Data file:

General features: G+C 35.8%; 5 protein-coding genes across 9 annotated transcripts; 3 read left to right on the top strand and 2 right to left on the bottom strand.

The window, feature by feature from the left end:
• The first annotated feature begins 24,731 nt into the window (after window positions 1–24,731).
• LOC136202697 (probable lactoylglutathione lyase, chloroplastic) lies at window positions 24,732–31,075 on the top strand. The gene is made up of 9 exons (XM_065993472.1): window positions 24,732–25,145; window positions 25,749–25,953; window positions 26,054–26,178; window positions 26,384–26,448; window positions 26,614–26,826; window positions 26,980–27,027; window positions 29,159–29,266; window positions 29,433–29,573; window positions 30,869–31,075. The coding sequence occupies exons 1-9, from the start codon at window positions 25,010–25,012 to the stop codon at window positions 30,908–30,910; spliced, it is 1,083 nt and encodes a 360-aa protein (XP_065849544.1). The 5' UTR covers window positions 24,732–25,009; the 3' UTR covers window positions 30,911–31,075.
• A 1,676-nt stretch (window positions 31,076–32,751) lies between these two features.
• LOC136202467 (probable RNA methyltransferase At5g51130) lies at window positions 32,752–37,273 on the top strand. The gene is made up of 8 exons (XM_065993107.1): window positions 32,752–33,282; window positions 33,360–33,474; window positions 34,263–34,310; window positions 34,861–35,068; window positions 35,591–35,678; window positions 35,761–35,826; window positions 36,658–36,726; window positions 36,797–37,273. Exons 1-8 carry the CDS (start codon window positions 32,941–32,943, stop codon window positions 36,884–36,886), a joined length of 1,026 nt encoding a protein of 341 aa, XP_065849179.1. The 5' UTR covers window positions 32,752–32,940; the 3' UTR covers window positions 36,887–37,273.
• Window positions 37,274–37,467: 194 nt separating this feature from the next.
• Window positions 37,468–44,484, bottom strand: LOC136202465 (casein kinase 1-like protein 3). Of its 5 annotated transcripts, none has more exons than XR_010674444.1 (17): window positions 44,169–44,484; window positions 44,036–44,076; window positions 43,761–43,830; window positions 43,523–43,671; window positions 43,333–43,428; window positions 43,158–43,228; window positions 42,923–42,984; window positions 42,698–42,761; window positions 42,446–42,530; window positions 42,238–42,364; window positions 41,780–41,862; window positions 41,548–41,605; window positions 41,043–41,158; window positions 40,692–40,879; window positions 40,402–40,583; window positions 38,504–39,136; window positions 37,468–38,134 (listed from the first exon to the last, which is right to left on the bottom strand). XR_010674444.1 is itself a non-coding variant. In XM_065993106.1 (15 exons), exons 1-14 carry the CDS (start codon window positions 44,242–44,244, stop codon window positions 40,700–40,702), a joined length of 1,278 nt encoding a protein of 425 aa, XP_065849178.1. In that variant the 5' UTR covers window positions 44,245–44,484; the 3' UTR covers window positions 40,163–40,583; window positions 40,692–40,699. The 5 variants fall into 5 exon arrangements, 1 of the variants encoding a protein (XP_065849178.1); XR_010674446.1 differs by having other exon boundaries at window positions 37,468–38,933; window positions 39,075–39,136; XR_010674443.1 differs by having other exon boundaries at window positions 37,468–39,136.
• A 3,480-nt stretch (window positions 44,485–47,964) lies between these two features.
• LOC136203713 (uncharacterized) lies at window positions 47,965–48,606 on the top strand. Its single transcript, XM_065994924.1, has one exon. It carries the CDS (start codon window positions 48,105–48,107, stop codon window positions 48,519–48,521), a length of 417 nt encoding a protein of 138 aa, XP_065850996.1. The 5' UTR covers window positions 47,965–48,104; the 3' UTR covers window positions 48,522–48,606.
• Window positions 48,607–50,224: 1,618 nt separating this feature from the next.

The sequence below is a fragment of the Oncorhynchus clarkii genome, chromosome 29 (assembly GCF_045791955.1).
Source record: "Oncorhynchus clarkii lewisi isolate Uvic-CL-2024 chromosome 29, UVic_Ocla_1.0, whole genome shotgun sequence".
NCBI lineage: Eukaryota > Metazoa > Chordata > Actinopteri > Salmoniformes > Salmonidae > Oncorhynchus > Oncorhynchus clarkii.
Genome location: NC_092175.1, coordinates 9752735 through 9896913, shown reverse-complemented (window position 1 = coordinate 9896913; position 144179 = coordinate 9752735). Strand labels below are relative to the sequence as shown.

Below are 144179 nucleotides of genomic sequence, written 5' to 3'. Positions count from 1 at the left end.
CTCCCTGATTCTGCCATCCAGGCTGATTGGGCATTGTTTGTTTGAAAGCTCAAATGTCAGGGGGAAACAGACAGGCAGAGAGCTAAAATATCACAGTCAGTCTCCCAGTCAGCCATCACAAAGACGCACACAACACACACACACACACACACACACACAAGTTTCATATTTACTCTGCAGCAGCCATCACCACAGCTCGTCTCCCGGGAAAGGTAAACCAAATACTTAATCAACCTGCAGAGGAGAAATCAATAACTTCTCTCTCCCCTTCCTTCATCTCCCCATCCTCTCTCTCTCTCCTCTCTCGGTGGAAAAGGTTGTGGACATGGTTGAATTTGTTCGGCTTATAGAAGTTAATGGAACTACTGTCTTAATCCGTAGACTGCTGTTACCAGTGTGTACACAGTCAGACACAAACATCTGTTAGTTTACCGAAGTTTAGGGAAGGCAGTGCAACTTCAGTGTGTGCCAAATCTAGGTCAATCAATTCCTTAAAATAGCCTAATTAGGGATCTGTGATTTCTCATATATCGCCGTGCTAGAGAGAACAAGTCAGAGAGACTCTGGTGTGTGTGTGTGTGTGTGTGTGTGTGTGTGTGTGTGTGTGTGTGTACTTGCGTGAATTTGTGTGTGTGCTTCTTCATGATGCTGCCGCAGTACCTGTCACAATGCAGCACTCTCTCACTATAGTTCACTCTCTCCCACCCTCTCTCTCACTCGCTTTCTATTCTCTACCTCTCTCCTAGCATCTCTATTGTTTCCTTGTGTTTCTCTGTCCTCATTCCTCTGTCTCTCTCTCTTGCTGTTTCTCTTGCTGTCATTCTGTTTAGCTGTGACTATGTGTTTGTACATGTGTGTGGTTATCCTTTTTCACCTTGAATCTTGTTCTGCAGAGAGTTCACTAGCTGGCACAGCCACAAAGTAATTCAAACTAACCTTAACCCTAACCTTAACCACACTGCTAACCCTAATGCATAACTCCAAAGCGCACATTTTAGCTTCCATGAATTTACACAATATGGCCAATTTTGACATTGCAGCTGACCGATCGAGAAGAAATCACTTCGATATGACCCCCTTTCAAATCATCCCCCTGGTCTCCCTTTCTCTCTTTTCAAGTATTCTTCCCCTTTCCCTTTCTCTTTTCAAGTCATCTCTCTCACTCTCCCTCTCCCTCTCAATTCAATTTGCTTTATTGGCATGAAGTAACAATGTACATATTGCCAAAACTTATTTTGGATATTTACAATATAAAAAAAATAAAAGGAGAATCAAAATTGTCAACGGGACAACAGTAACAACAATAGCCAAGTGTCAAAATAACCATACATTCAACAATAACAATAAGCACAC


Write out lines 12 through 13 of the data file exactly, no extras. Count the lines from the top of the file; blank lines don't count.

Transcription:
The sequence below is a fragment of the Oncorhynchus clarkii genome, chromosome 29 (assembly GCF_045791955.1).
Source record: "Oncorhynchus clarkii lewisi isolate Uvic-CL-2024 chromosome 29, UVic_Ocla_1.0, whole genome shotgun sequence".